We also know, however, that the early Christians took great pains to avoid any contamination with the pagan ritual rites and sacrifices which surrounded them on all sides37 In view of the texts of the didache and that of St. Justin which dates from the middle of the second century, we can say that Christians had no altar nor temple to pagan gods and, therefore, to false gods (in the words of the didache) and to false worship.38 This was true to the extent that the name priest was not applied to Christian priests (as the pagans), since Christianity had only one priest, Christ. They used instead the word presbyter (presbyteros) when referring to ministers of the Christian Church. The same tendency was found with regard to the appellation of the altar itself. Pagans called it ara and in antithesis to this, Christians referred to their altar as altare39 Possibly another factor in this regard was the counterbalance against the excessive Jewish and pagan materialization of the cult.40 It cannot enter into this small paper to develop the notion of a "Spiritual Sacrifice" then becoming very popular among certain stoic philosophers such as M. Aurelius, Cicero, and even Philo, the Jew and contemporary of Christ. The negation, then, "We have no altar" and the affirmation that, "Christ is the altar" are not contradictory. They both express in their own way the transcendence of the Christian altar.
It is certain beyond a shadow of a doubt that the altar, even from the earliest times, was considered as the symbol or figure of Christ. The evidence we have is quite conclusive on this point. The very foundation of this theory is quite evident from the analysis of the Neo-Testamentary texts, which we have already seen. Christians had only to continue the tradition handed down to them from apostolic times. Indubitably, the altar on which was offered the Eucharist was symbolically identified with Christ. The earliest remnants of archaeology of the Christian altars show the Eucharistic symbols upon it.41 The five crosses carved on the mensa of the altar and its anointing with sacred chrism is a symbolical representation of the five wounds of Christ as well as His unction as High Priest at the Incarnation. These practices come down to us from at least the time of St. Gregory the Great. Earlier, when peace came to the Church, that the altar was clothed with linen and stripped and symbolically whipped with reeds is again a symbol of the passion of Christ. The words of consecration of an altar from sacramentaries as early as that of Gelasius in the eighth century all contain explicit prayers, which refer to Christ as symbolically represented by the altar. The very ancient tradition of only one altar in a Church is also a symbol of Christ, the one Priest and Victim.42 This tradition has remained unchanged in the Oriental Church.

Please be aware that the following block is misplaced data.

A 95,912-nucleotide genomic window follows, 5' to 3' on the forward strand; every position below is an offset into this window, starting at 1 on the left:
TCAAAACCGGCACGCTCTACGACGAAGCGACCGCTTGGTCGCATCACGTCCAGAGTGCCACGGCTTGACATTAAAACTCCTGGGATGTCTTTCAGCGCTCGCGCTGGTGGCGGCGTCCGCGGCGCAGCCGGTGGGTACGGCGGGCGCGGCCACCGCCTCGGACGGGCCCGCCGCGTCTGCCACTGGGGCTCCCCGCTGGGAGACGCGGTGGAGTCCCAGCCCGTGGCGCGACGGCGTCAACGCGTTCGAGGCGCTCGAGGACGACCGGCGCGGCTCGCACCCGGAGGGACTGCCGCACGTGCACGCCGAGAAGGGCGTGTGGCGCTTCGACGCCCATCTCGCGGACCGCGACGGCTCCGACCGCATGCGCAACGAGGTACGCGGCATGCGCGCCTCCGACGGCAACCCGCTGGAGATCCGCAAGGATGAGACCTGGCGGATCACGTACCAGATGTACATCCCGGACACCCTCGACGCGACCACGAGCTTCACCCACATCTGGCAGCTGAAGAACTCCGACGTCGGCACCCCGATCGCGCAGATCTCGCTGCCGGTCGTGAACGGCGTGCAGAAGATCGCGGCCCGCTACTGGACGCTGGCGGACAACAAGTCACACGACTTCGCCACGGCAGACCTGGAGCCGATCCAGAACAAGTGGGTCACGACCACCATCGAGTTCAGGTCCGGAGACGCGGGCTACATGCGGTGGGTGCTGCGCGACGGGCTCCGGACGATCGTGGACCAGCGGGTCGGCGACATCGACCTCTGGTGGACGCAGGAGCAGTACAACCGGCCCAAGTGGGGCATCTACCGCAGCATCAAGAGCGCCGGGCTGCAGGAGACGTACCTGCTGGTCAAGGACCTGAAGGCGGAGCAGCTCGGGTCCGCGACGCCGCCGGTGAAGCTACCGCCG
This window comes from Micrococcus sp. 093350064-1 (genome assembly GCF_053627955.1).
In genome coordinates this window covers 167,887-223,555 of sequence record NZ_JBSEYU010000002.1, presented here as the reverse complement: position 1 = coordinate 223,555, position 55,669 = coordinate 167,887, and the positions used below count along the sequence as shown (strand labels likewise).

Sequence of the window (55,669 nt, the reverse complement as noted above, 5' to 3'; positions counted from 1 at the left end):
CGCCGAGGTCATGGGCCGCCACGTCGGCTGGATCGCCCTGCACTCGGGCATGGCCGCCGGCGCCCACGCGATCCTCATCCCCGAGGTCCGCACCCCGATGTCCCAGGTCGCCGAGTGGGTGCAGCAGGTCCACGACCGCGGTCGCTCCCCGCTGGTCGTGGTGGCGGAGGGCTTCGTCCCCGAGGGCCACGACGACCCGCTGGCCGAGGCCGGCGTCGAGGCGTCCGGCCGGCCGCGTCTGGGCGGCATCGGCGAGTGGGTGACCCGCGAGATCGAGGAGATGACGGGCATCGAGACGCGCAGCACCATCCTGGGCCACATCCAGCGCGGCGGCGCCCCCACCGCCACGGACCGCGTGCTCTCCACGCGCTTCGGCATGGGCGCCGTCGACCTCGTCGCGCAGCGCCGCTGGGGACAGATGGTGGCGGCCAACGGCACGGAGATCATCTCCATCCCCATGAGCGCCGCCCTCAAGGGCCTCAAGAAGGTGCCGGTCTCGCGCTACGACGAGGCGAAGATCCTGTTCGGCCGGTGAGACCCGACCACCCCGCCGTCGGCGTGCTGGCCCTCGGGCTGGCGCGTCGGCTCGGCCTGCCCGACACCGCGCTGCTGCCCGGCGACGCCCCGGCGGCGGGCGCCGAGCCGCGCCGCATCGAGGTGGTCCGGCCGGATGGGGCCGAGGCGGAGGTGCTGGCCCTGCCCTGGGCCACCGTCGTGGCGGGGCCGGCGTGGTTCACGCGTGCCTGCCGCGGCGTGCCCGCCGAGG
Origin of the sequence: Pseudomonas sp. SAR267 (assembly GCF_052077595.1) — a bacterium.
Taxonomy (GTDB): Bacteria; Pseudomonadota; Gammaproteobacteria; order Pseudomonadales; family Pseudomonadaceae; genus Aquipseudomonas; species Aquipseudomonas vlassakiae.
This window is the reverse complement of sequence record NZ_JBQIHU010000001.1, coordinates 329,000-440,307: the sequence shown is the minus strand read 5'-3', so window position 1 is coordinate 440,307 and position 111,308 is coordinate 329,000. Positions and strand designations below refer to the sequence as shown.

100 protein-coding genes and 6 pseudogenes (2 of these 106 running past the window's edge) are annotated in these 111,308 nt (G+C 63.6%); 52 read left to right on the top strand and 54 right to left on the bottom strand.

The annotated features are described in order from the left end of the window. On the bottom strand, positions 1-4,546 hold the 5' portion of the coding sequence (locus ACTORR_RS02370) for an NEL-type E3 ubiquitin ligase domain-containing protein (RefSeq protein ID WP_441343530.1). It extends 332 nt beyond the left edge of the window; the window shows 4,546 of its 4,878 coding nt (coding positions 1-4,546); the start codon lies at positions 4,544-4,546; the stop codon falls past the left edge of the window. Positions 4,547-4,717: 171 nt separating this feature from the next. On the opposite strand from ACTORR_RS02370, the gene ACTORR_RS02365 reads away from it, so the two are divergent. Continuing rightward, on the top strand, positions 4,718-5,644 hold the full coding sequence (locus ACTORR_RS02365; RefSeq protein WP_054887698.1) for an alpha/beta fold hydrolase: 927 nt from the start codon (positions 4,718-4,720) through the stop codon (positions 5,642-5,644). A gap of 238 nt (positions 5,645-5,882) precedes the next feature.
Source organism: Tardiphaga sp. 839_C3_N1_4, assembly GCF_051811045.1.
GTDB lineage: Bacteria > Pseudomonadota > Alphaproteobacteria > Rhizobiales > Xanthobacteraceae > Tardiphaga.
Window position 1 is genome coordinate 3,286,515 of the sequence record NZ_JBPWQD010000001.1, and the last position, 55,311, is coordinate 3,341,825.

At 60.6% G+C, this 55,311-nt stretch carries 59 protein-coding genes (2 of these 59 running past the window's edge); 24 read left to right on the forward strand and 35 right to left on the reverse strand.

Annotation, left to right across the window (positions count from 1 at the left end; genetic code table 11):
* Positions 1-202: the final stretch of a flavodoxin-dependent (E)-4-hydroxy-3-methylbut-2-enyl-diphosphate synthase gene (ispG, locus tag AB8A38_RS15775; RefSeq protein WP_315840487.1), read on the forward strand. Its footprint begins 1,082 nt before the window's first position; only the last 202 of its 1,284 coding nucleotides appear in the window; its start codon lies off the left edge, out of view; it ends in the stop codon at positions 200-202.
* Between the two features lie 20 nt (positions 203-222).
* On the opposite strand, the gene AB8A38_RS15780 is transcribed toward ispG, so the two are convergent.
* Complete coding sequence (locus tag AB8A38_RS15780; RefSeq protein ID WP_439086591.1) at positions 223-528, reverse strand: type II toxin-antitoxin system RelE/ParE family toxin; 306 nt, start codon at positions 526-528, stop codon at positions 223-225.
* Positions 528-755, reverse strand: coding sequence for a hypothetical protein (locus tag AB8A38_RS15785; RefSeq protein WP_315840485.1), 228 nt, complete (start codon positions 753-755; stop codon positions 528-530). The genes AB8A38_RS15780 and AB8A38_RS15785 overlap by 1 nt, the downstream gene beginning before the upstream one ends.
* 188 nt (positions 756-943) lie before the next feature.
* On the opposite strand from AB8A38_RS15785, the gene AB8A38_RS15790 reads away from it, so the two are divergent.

But even more valuable than these archaeological findings is the very testimony of tradition itself in the words of the Fathers. In the words of De la Taille, their arguments would run as follows: "Since our sacrifice and victim is Christ Himself and since the priest is also Christ, a fortiori, the altar can only be Christ Himself."43 To be more precise, then, let us say that it is the humanity of Christ which is the altar as well as Priest and Victim, but insofar as this sacred humanity is personally and substantially united to the Divinity. It is this, in the final analysis, which makes Christ the one and essential mediator between God and man.